Quilting an Overall Design on a Baby Quilt

Welcome to my very first blog post! I want to tell you about the baby quilt I finished just before Christmas.

It was exciting to learn last summer that my niece was expecting a baby boy in October. I had been looking for a reason to make this quilt, Nap Time, featured in issue #68 of Quiltmaker magazine after my friend received a quilt made from this pattern, and now I had one.

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In early June, I drove to my favorite quilt shop and spent a couple hours selecting fabrics for the top.

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Six days later the top was finished. With the piecing frenzy over, I needed a break, so into the closet it went. Still, I was happy because I’d had so much fun choosing fabrics and making it, plus there was still plenty of time to finish it.

Fast forward to September. Choosing a quilt motif for this design would be a challenge. Because the block is a rectangle and most block stencils are square, I decided to try an overall design.

The folks at Electric Quilt have digitized hundreds of quilt motifs from Quiltmaker magazine. The design I liked was in Volume 7.

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EQ allows you to size a motif to your quilt layout.

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Next, I printed it in sections, in this case, 12 sheets of 13″ x 19″ paper. All the sheets come with registration marks so you can tape them together like this:

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While assembling the sheets, I noticed that some of the connections in the design were not as smooth and rounded as they should have been (maybe because the size of this motif was pushed to its limit?)  so I added a spacer sheet in between the rows and hand drew the connections so they would look better.

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After taping everything, I reached for this product:

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It’s lightweight water-soluble stabilizer, typically used for machine embroidery, but I use it to transfer quilt designs to avoid marking directly on the top. I purchase it online by the bolt from a big box retailer. You get 25 yards in a 19½” width.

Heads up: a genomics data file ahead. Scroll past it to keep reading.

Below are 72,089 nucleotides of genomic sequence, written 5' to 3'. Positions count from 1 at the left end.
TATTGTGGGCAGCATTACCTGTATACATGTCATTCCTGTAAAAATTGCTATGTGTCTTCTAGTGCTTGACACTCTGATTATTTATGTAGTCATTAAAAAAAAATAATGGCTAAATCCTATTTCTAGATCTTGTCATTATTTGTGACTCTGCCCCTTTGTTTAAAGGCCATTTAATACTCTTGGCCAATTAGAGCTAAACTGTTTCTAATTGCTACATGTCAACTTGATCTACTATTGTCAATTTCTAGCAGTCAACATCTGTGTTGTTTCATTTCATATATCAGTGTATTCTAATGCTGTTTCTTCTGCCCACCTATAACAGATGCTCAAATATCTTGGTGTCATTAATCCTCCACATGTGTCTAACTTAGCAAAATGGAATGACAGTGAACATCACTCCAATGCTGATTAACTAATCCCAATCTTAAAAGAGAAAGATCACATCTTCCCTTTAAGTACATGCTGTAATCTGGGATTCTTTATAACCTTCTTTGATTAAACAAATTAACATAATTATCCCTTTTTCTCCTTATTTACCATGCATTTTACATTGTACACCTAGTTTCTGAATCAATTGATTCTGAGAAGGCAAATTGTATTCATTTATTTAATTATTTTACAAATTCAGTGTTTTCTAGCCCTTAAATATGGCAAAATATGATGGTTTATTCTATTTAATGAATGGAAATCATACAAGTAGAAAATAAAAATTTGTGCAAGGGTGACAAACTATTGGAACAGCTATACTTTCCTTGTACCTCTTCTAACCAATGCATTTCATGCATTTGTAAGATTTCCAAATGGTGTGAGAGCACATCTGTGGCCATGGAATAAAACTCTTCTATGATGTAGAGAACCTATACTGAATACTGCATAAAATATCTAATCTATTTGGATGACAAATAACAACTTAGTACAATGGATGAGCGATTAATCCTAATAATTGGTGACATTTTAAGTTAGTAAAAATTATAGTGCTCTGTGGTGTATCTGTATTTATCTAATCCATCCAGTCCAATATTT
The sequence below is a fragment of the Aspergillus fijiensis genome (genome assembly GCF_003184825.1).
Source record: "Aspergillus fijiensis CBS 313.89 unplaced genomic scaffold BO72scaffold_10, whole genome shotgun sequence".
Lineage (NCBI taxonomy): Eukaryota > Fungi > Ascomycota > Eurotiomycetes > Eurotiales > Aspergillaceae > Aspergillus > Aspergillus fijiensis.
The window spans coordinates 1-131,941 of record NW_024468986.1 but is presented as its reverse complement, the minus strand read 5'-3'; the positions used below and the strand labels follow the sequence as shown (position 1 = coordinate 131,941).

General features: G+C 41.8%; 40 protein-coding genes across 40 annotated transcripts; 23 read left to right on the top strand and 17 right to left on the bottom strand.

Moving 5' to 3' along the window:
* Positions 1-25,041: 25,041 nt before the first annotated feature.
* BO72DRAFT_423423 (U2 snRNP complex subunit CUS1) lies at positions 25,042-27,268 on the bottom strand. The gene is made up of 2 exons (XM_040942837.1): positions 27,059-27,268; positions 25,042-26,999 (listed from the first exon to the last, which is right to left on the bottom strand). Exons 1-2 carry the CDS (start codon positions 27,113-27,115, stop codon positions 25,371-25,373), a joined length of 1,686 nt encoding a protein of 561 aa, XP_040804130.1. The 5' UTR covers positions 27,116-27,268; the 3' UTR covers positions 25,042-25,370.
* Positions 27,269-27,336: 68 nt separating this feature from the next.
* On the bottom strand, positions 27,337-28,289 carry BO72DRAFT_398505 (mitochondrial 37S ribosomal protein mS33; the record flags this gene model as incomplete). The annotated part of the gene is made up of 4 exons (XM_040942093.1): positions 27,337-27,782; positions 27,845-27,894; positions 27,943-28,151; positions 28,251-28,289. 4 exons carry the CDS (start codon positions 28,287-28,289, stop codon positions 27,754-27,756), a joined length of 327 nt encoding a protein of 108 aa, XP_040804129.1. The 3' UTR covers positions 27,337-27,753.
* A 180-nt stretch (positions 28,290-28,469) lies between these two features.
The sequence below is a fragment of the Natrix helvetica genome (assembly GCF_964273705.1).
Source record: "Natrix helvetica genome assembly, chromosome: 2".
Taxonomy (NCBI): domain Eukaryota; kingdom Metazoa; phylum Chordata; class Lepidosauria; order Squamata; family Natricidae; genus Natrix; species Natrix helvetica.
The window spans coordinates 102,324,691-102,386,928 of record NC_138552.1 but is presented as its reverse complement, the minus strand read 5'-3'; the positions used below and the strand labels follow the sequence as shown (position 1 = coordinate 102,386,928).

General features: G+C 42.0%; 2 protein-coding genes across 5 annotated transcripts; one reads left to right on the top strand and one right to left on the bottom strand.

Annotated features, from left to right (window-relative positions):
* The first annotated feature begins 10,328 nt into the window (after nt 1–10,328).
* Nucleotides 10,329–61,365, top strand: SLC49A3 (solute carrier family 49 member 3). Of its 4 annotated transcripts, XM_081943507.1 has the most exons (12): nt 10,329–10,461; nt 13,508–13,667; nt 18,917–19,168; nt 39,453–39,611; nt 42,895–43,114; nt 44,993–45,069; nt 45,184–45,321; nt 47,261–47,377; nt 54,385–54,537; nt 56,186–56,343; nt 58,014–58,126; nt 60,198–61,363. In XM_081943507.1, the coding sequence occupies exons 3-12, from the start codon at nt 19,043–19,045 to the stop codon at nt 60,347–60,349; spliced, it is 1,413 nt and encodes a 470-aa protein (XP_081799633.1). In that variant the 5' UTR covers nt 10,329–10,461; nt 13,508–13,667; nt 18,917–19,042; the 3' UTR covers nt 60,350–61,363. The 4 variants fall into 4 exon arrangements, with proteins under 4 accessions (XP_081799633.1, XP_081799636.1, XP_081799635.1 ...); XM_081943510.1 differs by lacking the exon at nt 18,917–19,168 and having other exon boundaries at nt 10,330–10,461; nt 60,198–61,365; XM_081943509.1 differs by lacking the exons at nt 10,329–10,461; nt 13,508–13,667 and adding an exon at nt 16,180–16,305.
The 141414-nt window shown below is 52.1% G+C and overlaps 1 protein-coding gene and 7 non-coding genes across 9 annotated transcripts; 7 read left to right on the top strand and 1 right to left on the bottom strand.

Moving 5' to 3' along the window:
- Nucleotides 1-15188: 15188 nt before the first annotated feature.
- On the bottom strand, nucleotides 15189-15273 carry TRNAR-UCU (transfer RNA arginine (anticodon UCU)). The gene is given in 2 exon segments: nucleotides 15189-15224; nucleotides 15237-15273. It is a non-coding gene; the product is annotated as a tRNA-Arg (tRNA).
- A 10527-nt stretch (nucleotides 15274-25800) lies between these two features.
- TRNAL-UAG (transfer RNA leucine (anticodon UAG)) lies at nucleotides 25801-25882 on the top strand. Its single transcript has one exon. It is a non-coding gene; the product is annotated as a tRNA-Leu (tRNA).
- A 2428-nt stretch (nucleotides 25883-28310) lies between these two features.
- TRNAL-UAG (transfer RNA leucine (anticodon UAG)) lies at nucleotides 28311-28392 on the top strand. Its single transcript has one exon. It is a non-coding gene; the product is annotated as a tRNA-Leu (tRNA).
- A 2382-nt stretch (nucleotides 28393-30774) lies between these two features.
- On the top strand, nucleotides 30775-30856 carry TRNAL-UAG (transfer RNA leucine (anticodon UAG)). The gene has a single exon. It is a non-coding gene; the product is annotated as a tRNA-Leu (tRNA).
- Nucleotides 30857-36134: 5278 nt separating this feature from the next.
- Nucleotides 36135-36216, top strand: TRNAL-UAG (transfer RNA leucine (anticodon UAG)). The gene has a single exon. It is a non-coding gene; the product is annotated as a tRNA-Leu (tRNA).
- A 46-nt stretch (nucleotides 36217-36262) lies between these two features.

The quilt top (minus the outer blue border) measured 38″ x 50″, so I cut three 42″ lengths and sewed them together on the machine using a ½” seam allowance and a long stitch length.

I taped the top portion of the printed design to the cutting table and then taped the sheet of sewn-together plastic on top. Using a black ultra fine point permanent marker, I began tracing the design onto the plastic.

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Once the top portion was traced, I removed the tape holding the paper to the table and slid everything up to trace the middle section of the design and once more for the bottom section.

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Once the design was all transferred, I pinned the plastic sheet to the layered quilt top in preparation for free motion quilting.

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I quilted it with this thread: a 30-weight variegated cotton in three shades of blue.

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I made only minor tension adjustments when using this heavier weight thread (top and bobbin). My first experience with it was positive; it behaved quite nicely and complemented the top well.

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Next post will show how I did the border design. Thanks for reading!

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5 Comments

Filed under Electric Quilt, fabric, machine quilting, thread

5 responses to “Quilting an Overall Design on a Baby Quilt

  1. Rhonda

    I love the idea of using Solvy for not only the all over quilting design but any quilting design. I cannot wait to try it. I cannot wait to see the border design. I am going to share your blog with all my quilting friends. Great job!

  2. hannah slater

    Love this Terri!! It looks great! I love the swirling pattern over everything!

  3. Pingback: The stabilizer saga |

  4. LMGaday

    Absolutely brilliant idea! When you quilted, did you start from the top and work downward (hence the outer pins in the borders) or did you still start from the middle and work your way out?

    How did you actually pin the quilt layers? or did you spray baste or thread baste them?

    Am going to try this method in the coming weeks! Absolutely brilliant!

  5. Thanks for your nice comments! The best way to answer your questions is to direct you to the very next blog post where I talk about what I did preceding the free motion design. I generally ditch quilt first to anchor the layers together, then move to the free motion quilting.

    In preparation for ditch quilting, I pin basted the layers as I’m not a fan of spray basting.

    For the free motion quilting, I pinned the Solvy onto the quilt top, going from the outside in to make sure that the plastic was exactly where I wanted it relative to the borders and then filled the middle in with basting pins (scroll to the last photo above and click on it to enlarge).

    For the free motion quilting, I started in the middle and worked out.

    Hope this works for you, too. Thanks for stopping by!

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